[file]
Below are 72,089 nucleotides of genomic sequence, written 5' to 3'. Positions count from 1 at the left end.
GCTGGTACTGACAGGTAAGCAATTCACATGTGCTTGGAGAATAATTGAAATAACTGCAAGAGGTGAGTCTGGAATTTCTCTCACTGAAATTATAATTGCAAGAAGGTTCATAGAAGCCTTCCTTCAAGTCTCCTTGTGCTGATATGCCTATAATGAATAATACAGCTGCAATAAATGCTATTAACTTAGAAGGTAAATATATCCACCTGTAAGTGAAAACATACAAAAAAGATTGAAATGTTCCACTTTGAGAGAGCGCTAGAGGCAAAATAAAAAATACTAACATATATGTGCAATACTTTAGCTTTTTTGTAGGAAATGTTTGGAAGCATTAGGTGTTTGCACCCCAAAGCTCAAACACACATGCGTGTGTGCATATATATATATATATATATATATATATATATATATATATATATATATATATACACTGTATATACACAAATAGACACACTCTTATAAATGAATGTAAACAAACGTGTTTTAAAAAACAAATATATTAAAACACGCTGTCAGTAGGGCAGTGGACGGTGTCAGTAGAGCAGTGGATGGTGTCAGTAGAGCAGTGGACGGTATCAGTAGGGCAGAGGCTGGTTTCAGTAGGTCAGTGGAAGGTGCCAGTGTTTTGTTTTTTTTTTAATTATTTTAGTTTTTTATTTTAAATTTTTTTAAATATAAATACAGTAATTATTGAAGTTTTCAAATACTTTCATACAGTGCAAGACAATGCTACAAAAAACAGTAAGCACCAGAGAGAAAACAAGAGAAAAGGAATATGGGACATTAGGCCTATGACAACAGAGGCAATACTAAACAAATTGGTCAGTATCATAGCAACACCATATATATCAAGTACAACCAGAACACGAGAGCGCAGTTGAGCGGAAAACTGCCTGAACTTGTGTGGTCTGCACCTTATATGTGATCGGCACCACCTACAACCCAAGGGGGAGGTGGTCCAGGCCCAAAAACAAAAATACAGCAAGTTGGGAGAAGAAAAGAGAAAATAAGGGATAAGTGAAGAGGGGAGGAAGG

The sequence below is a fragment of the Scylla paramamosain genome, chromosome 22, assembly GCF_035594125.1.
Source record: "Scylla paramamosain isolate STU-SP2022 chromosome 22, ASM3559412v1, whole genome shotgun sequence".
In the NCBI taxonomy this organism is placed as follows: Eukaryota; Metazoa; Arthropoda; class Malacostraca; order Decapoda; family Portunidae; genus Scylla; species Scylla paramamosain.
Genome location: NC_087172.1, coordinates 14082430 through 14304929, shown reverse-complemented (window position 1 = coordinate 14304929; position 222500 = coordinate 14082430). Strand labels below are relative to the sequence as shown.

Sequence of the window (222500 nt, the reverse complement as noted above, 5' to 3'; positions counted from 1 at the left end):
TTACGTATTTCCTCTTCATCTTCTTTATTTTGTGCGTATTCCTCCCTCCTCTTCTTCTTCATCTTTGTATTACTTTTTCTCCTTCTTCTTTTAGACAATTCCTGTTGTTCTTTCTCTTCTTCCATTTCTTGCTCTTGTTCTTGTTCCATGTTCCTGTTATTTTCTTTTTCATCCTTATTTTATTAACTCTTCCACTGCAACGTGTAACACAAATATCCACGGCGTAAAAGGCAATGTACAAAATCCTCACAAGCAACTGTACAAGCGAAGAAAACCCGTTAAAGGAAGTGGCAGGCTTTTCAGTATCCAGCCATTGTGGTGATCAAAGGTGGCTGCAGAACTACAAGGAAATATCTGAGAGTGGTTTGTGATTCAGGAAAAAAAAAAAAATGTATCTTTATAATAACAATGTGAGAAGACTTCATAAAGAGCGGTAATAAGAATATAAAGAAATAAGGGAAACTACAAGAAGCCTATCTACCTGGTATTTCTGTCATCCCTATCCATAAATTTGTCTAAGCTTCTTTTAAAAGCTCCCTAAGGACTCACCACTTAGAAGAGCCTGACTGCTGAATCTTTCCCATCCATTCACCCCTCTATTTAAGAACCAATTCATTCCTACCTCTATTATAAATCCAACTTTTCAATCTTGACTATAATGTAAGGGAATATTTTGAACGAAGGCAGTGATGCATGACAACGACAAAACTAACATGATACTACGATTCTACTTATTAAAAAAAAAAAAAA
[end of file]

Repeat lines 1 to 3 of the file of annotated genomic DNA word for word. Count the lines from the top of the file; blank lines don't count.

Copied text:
Below are 72,089 nucleotides of genomic sequence, written 5' to 3'. Positions count from 1 at the left end.
GCTGGTACTGACAGGTAAGCAATTCACATGTGCTTGGAGAATAATTGAAATAACTGCAAGAGGTGAGTCTGGAATTTCTCTCACTGAAATTATAATTGCAAGAAGGTTCATAGAAGCCTTCCTTCAAGTCTCCTTGTGCTGATATGCCTATAATGAATAATACAGCTGCAATAAATGCTATTAACTTAGAAGGTAAATATATCCACCTGTAAGTGAAAACATACAAAAAAGATTGAAATGTTCCACTTTGAGAGAGCGCTAGAGGCAAAATAAAAAATACTAACATATATGTGCAATACTTTAGCTTTTTTGTAGGAAATGTTTGGAAGCATTAGGTGTTTGCACCCCAAAGCTCAAACACACATGCGTGTGTGCATATATATATATATATATATATATATATATATATATATATATATATATATATACACTGTATATACACAAATAGACACACTCTTATAAATGAATGTAAACAAACGTGTTTTAAAAAACAAATATATTAAAACACGCTGTCAGTAGGGCAGTGGACGGTGTCAGTAGAGCAGTGGATGGTGTCAGTAGAGCAGTGGACGGTATCAGTAGGGCAGAGGCTGGTTTCAGTAGGTCAGTGGAAGGTGCCAGTGTTTTGTTTTTTTTTTAATTATTTTAGTTTTTTATTTTAAATTTTTTTAAATATAAATACAGTAATTATTGAAGTTTTCAAATACTTTCATACAGTGCAAGACAATGCTACAAAAAACAGTAAGCACCAGAGAGAAAACAAGAGAAAAGGAATATGGGACATTAGGCCTATGACAACAGAGGCAATACTAAACAAATTGGTCAGTATCATAGCAACACCATATATATCAAGTACAACCAGAACACGAGAGCGCAGTTGAGCGGAAAACTGCCTGAACTTGTGTGGTCTGCACCTTATATGTGATCGGCACCACCTACAACCCAAGGGGGAGGTGGTCCAGGCCCAAAAACAAAAATACAGCAAGTTGGGAGAAGAAAAGAGAAAATAAGGGATAAGTGAAGAGGGGAGGAAGG

The sequence below is a fragment of the Scylla paramamosain genome, chromosome 22, assembly GCF_035594125.1.